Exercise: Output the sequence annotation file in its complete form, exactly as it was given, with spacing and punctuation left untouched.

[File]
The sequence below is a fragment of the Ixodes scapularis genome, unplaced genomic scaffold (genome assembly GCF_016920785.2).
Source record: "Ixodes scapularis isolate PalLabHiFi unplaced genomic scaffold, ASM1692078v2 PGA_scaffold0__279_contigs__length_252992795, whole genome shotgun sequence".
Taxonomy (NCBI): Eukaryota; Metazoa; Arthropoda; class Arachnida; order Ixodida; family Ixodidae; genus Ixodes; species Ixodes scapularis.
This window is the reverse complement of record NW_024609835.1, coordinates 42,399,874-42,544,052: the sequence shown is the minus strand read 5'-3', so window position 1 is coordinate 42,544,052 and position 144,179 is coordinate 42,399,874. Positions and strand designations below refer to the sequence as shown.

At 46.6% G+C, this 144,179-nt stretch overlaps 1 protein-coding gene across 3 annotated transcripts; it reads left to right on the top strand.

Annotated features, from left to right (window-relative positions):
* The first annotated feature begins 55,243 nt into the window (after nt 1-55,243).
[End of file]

The sequence below is a fragment of the Ixodes scapularis genome, unplaced genomic scaffold (genome assembly GCF_016920785.2).
Source record: "Ixodes scapularis isolate PalLabHiFi unplaced genomic scaffold, ASM1692078v2 PGA_scaffold0__279_contigs__length_252992795, whole genome shotgun sequence".
Taxonomy (NCBI): Eukaryota; Metazoa; Arthropoda; class Arachnida; order Ixodida; family Ixodidae; genus Ixodes; species Ixodes scapularis.
This window is the reverse complement of record NW_024609835.1, coordinates 42,399,874-42,544,052: the sequence shown is the minus strand read 5'-3', so window position 1 is coordinate 42,544,052 and position 144,179 is coordinate 42,399,874. Positions and strand designations below refer to the sequence as shown.

At 46.6% G+C, this 144,179-nt stretch overlaps 1 protein-coding gene across 3 annotated transcripts; it reads left to right on the top strand.

Annotated features, from left to right (window-relative positions):
* The first annotated feature begins 55,243 nt into the window (after nt 1-55,243).